In brief: Top Syrian military officer killed in fight with Islamic extremists
Beirut – One of Syria’s most powerful military officers was killed in fighting with al-Qaida-linked Islamic extremists in an oil-rich eastern province largely controlled by the rebels, Syrian state-run television said Thursday.
Maj. Gen. Jameh Jameh was killed in the provincial capital of Deir el-Zour, where he was the head of military intelligence, state-run TV said. The report did not say when or how Jameh was killed, only that he died “while he was carrying out his mission in defending Syria and its people.”
The Britain-based Syrian Observatory for Human Rights said Jameh was killed by a sniper bullet during clashes with rebels, including members of al-Qaida-linked Jabhat al-Nusra or Nusra Front.
Jameh’s cousin, Haitham Jameh, told Lebanon-based Al-Mayadeen TV that the general was killed when a bomb exploded as he led his troops in an operation in Deir el-Zour, site of more than a year of clashes between regime forces and rebel fighters, who control most of the province.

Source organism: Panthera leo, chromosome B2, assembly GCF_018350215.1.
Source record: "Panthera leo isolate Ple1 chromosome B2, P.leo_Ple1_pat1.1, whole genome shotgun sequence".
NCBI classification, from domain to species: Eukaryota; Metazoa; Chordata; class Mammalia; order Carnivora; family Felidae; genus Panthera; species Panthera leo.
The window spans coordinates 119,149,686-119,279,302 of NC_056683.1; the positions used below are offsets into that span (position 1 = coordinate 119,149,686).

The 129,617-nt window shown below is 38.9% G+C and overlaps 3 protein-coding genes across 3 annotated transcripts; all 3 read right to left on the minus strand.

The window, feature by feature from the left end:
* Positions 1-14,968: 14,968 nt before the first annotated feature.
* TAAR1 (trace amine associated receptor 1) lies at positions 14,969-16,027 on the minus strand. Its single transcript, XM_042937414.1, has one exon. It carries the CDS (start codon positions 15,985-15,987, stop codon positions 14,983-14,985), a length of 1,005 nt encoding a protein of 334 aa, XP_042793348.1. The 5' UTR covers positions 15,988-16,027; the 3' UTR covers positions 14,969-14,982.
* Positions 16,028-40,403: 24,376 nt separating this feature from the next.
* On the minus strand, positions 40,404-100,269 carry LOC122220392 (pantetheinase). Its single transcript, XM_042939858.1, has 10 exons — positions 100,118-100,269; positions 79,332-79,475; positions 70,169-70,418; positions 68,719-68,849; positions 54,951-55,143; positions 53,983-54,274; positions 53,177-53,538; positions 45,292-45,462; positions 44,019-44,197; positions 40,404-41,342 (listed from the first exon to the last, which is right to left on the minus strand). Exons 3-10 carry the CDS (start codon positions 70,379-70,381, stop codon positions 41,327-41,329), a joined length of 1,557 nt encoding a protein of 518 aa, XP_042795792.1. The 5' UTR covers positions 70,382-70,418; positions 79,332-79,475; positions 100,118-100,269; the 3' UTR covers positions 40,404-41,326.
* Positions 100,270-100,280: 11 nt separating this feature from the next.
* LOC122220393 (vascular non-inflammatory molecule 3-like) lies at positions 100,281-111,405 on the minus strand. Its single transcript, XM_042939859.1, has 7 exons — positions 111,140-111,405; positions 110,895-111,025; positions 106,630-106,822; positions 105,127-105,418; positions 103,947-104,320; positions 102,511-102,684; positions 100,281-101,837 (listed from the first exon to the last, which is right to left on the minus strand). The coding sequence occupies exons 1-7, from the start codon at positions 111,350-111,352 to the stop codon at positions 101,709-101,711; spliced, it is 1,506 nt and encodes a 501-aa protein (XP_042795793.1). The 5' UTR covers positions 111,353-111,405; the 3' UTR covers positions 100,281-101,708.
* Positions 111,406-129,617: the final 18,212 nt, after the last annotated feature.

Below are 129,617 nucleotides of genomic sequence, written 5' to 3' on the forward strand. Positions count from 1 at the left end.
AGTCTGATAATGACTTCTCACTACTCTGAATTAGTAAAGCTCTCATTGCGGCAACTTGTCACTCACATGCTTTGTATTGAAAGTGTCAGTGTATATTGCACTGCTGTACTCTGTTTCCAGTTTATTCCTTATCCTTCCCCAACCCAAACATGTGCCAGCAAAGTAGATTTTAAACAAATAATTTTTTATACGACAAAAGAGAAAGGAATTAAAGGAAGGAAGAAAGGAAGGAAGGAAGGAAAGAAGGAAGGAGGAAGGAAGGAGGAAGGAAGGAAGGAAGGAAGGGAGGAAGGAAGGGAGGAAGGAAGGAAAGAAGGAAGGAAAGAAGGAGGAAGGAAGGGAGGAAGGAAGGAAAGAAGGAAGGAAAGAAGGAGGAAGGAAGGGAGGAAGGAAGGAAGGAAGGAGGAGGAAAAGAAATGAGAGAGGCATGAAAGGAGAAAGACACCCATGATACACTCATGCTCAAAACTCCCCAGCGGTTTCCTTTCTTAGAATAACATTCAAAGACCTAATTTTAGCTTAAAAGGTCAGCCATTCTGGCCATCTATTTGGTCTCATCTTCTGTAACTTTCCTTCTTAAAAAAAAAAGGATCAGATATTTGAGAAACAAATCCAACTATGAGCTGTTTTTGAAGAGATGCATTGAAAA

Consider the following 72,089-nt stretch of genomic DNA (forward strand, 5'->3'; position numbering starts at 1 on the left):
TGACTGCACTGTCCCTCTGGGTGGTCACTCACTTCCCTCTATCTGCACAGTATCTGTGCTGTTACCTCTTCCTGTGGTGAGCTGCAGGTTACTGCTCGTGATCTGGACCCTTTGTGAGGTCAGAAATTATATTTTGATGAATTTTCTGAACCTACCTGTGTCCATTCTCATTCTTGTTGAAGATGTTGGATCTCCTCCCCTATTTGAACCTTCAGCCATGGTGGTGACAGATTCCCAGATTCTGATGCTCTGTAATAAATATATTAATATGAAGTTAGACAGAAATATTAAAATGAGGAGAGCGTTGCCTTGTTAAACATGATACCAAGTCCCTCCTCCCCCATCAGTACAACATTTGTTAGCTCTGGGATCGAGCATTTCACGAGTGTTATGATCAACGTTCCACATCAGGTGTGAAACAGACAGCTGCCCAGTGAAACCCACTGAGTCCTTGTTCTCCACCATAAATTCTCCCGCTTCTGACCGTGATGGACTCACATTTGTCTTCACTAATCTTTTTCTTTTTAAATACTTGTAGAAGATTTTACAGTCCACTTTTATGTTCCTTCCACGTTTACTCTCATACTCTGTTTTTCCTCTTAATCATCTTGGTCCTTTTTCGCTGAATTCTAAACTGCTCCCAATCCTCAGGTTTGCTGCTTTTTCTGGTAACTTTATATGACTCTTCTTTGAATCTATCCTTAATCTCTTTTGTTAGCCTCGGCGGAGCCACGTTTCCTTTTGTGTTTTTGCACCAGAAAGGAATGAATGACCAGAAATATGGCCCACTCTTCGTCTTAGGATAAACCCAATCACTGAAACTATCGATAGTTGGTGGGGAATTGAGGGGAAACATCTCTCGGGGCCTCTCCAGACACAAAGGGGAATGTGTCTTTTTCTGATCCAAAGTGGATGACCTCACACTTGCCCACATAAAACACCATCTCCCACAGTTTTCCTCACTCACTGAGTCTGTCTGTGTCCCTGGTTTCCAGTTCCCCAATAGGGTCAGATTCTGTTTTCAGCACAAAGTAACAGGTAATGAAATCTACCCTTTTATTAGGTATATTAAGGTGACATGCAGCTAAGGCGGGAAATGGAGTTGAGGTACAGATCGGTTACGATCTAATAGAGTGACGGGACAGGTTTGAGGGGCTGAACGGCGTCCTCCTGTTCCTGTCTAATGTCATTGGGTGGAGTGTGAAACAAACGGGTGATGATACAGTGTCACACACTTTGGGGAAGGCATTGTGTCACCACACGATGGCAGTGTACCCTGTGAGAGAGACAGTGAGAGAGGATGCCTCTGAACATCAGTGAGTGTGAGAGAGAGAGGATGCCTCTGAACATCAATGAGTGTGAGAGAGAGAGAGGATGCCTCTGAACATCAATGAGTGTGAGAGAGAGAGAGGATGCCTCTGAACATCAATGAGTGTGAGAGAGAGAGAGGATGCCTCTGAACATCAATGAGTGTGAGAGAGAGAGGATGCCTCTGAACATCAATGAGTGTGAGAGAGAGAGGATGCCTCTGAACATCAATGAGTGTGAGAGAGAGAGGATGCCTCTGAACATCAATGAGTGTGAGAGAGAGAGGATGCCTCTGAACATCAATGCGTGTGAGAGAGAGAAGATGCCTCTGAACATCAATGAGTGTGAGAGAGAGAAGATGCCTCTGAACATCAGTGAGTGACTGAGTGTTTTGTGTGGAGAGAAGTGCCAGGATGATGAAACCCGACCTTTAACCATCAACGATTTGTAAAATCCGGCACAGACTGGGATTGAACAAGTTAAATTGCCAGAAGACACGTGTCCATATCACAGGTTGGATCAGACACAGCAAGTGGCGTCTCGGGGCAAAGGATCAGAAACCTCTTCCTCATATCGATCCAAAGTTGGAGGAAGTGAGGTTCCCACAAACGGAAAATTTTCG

He was the most powerful Syrian officer to be killed since a July 2012 bomb attack on a Cabinet meeting in Damascus killed four top officials, including the defense minister and his deputy, who was President Bashar Assad’s brother-in-law.
Museum head warns of limiting visitors
Vatican City – The head of the Vatican Museums warned Thursday he might be forced to limit the number of visitors to the Sistine Chapel if its new air conditioning and air purification systems don’t significantly reduce “dangerous” pollution levels.
Antonio Paolucci told a conference that he was confident the new system, which is expected to be operational at the end of 2014, would curb the dust, humidity and carbon dioxide that are dulling and discoloring Michelangelo’s frescoed masterpiece.
But he warned: “If this project doesn’t work, I’ll be forced to impose a limited number (of visitors). But that would be a painful solution.”
Some 5.5 million people are expected to visit the Vatican Museums this year. During high season some 20,000 people a day enter the intimate Sistine Chapel, which was last restored in the 1990s. The numbers, which have increased three-fold in the past 30 years, mean a significant increase in the amount of humidity and dirt that are brought into the tiny space each day.